Doug Lederman

Doug Lederman, Editor, is one of the three founders of Inside Higher Ed. With Scott Jaschik, he leads the site's editorial operations, overseeing news content, opinion pieces, career advice, blogs and other features. Doug speaks widely about higher education, including on C-Span and National Public Radio and at meetings around the country, and his work has appeared in The New York Times and USA Today, among other publications. Doug was managing editor of The Chronicle of Higher Education from 1999 to 2003. Before that, Doug had worked at The Chronicle since 1986 in a variety of roles, first as an athletics reporter and editor. He has won three National Awards for Education Reporting from the Education Writers Association, including one in 2009 for a series of Inside Higher Ed articles he co-wrote on college rankings. He began his career as a news clerk at The New York Times. He grew up in Shaker Heights, Ohio, and graduated in 1984 from Princeton University. Doug lives in Bethesda, Md.

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Most Recent Articles

September 5, 2018
Today on the Academic Minute, Janice Stapley, associate professor of psychology at Monmouth University, looks at safety for female Division I athletes. Learn more about the Academic Minute here.
September 5, 2018
Campus Compact and panOpen are collaborating to build a collection of freely accessible, openly licensed digital courses and curricular material to drive student learning about democracy. The Democracy Learning Channel, as the collection of materials will be called, will be part of panOpen's open educational resources platform. The effort is part of the "Education for Democracy" initiative at Campus Compact, a coalition of more than 1,000 colleges focused on civic and community engagement.
September 4, 2018
Kids love playing in the dirt, but can it be harmful? In today's Academic Minute, a Student Spotlight, Columbia University's Franziska Landes warns that danger can be just below their feet.
September 4, 2018
Today on the Academic Minute, Franziska Landes, graduate student in earth and environmental sciences at Columbia University, warns that danger can be just below kids' feet as they play in the dirt. And if you missed Monday's Academic Minute, on water purification, check it out here.
September 3, 2018
We need to purify water, but can we do it better? In today's Academic Minute, Johns Hopkins University's Carsten Prasse explains some unwanted chemicals may be a byproduct of purification.
August 31, 2018
Some cities are better than others at being green. In today's Academic Minute, part of Babson College Week, Siddharth Vedula examines why this is.
August 31, 2018
Today on the Academic Minute, part of Babson College Week, Siddharth Vedula, assistant professor of entrepreneurship at Babson, examines why some cities are better than others at being green. Learn more about the Academic Minute here.
August 30, 2018
Karen Cox, executive vice president and chief operating officer of Children’s Mercy-Kansas City, in Missouri, has been appointed president of Chamberlain University, in Chicago.
August 30, 2018
Every fall some number of college football teams get on the field with bigger, faster teams representing wealthier sports programs, and the results are usually not pretty -- on the scoreboard and, sometimes, in the training room where injured players get treated after the beatings.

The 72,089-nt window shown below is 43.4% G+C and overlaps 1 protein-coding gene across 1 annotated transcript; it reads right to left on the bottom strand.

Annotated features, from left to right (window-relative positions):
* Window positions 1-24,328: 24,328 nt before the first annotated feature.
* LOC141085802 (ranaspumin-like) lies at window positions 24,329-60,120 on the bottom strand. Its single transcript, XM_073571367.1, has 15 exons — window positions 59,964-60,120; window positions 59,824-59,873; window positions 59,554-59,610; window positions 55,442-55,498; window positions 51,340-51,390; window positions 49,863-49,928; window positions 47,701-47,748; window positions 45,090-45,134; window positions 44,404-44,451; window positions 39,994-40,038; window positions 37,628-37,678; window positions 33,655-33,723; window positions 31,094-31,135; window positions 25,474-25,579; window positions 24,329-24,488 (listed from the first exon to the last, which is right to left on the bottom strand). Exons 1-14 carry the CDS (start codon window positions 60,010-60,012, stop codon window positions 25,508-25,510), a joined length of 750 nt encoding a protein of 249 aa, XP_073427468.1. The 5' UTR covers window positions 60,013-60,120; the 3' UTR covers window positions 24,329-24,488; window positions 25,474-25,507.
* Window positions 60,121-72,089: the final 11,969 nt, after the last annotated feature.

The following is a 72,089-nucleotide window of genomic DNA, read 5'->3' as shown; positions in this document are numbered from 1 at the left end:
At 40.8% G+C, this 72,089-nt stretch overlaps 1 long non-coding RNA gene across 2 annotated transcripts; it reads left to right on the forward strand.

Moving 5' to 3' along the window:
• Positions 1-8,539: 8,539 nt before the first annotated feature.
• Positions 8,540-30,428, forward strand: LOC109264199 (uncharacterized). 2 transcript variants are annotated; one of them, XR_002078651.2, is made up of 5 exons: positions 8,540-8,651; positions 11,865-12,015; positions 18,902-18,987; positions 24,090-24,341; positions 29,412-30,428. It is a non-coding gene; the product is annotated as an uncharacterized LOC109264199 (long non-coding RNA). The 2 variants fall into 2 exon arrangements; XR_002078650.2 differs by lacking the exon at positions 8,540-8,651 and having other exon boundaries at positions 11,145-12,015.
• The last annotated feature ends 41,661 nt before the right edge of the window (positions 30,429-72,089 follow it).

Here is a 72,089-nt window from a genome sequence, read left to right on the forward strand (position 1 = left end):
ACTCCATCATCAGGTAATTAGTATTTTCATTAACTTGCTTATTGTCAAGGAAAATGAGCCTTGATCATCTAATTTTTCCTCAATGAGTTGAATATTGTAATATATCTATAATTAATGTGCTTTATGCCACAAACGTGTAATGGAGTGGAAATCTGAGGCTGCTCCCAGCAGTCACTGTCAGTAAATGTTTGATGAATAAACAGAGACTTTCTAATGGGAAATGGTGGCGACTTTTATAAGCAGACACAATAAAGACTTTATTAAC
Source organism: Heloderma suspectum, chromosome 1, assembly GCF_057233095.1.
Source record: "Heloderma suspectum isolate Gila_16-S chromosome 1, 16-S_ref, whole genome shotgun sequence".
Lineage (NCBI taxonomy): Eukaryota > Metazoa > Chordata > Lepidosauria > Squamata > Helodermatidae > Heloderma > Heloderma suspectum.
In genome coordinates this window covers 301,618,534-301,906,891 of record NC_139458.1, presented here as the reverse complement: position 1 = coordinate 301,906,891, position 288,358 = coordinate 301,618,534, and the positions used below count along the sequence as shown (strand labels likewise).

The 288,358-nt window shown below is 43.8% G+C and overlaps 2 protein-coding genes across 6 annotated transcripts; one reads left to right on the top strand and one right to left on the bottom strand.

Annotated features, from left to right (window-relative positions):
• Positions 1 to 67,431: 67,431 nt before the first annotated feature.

August 30, 2018
What can patent data tell us? In today's Academic Minute, part of Babson College Week, Davit Khachatryan explores how entrepreneurs can find some encouragement in the data.

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December 10, 2008
Regional association cites Alabama A&M and Webber International for financial shortcomings, lifts sanction against Texas Tech, and says Virginia Commonwealth has responded adequately to scandal.
July 12, 2007
At financial aid directors' meeting, sessions explore best practices on student financial literacy and assess 2 new federal aid programs.
May 23, 2007
Congress seems poised to expand tuition tax breaks for students, but will colleges be taxed more to pay for them?
April 2, 2007
Some institutions accept N.Y. attorney general's settlement offer to change student loan practices and repay disputed funds.
March 9, 2007
A House of Representatives subcommittee lambasted college leaders Thursday for their perceived failure in stemming the illegal downloading of music and movies by students. Committee members, responding to complaints by the entertainment industry that campuses have been slow to restrict copyright infringement, pressed for answers and made vague threats about possible changes in intellectual property law that could result if higher education as a whole does not adopt a more aggressive approach.
February 1, 2007
The U.S. House of Representatives approved legislation Wednesday that would raise the value of the maximum Pell Grant for the first time since 2002 and increase spending for several key academic research programs. Dozens of Republicans joined all but two Democrats in voting for House Joint Resolution 20, which would finance the operations of much of the federal government through the rest of the 2007 fiscal year, which began in October.
January 31, 2007
At meeting of accreditors, officials acknowledge need to measure student learning, but fear oversimplification.

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